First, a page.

[0055]FIG. 4 shows an embodiment where varactors 414 and 424 are used as the capacitors. The varactors 414 and 424 are also tuning elements of the resonant circuit. A third varactor 414 is used as the capacitor from the cathode of the first varactor 412 to voltage common. The anode of the third varactor 414 is electrically connected to voltage common and the cathode of the third varactor 414 is electrically connected to the cathode of the first varactor 412. In this configuration, the first and third varactors 412 and 414 both affect the tuning of the resonant circuit. This configuration of first and third varactors, 412 and 414, may tend to make the reactance less sensitive to the first control voltage. Alternatively, a fixed value capacitor may be used as the capacitor between the first control voltage input and voltage common.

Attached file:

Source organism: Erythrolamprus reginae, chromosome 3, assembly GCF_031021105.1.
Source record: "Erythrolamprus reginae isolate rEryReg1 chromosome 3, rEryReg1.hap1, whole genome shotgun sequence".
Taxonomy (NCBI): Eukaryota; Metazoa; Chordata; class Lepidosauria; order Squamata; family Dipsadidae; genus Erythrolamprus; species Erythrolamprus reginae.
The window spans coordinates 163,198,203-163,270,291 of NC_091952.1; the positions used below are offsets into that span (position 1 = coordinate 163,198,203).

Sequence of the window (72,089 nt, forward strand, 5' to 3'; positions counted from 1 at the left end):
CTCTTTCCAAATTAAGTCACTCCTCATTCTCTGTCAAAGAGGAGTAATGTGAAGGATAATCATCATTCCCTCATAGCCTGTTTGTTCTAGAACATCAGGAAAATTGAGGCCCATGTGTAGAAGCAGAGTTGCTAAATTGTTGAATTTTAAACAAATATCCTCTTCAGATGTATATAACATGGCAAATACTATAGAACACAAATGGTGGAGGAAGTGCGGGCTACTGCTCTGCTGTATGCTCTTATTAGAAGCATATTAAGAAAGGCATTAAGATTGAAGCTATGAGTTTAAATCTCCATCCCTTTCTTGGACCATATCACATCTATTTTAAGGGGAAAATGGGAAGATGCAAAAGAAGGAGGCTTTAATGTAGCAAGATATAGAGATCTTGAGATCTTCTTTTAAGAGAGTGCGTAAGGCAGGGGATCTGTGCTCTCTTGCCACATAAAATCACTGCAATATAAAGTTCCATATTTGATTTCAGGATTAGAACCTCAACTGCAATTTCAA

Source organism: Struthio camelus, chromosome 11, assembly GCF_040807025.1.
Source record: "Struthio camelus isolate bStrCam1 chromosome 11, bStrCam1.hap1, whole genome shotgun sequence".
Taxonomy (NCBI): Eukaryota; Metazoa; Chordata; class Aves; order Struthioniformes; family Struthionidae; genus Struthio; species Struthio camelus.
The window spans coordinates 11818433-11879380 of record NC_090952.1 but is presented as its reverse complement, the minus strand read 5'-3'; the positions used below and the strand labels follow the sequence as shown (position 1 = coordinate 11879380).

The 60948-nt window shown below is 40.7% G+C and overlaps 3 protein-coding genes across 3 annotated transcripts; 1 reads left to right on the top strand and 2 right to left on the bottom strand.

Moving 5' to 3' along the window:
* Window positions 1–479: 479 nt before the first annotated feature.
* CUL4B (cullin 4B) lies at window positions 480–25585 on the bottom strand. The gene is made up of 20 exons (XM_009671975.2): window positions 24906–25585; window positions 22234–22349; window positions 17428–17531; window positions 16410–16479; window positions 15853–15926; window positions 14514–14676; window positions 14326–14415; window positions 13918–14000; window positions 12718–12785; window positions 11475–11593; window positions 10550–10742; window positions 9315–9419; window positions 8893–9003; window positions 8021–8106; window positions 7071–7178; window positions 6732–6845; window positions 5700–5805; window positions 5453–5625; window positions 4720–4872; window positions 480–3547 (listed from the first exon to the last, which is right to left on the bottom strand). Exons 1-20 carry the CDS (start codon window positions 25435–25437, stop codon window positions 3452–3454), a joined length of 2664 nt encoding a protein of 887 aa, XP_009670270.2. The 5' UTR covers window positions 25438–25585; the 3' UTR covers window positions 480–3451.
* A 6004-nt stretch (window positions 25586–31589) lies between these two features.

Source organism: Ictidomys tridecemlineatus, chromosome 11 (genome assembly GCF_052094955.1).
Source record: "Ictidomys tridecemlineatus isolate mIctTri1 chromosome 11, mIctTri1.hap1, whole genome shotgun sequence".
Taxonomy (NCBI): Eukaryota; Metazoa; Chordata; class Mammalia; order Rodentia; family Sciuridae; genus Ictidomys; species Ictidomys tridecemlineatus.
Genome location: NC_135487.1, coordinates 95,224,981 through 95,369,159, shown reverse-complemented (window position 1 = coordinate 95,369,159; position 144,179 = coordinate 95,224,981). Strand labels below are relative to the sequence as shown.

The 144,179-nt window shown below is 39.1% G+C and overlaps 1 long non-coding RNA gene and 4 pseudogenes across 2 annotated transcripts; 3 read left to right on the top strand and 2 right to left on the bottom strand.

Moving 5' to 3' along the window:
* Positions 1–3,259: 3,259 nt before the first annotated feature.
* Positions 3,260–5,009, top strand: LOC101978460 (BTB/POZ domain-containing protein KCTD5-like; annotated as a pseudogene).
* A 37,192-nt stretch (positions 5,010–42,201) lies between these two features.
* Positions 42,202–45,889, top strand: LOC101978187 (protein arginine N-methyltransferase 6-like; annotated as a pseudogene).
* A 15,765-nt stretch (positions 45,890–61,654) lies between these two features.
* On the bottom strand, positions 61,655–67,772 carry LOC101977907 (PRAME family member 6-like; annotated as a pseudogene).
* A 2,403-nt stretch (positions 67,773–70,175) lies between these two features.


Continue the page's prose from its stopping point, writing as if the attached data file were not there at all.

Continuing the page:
[0056] A fourth varactor 424 is used as a capacitor from the second control voltage input to voltage common. The cathode of the fourth varactor 424 is electrically connected to the second control voltage input and the anode of the fourth varactor 424 is electrically connected to voltage common. Alternatively, a fixed value capacitor may be used as the capacitor between the second control voltage input and voltage common.

[0057] As may be appreciated by reference to FIG. 4, the inductor 432 and the varactors 412, 422, 414, and 424 form a parallel resonant circuit 400. The resonant frequency of the resonant circuit 400 is determined by the first and second control voltage values.